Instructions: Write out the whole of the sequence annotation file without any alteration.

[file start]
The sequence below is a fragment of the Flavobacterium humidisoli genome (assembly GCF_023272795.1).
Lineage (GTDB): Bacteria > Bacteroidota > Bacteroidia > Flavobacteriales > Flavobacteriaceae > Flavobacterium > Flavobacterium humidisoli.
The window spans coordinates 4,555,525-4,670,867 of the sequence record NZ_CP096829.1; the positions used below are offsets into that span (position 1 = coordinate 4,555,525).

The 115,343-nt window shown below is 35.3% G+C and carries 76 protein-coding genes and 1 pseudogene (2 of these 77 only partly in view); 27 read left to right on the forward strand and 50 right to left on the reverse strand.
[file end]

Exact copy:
The sequence below is a fragment of the Flavobacterium humidisoli genome (assembly GCF_023272795.1).
Lineage (GTDB): Bacteria > Bacteroidota > Bacteroidia > Flavobacteriales > Flavobacteriaceae > Flavobacterium > Flavobacterium humidisoli.
The window spans coordinates 4,555,525-4,670,867 of the sequence record NZ_CP096829.1; the positions used below are offsets into that span (position 1 = coordinate 4,555,525).

The 115,343-nt window shown below is 35.3% G+C and carries 76 protein-coding genes and 1 pseudogene (2 of these 77 only partly in view); 27 read left to right on the forward strand and 50 right to left on the reverse strand.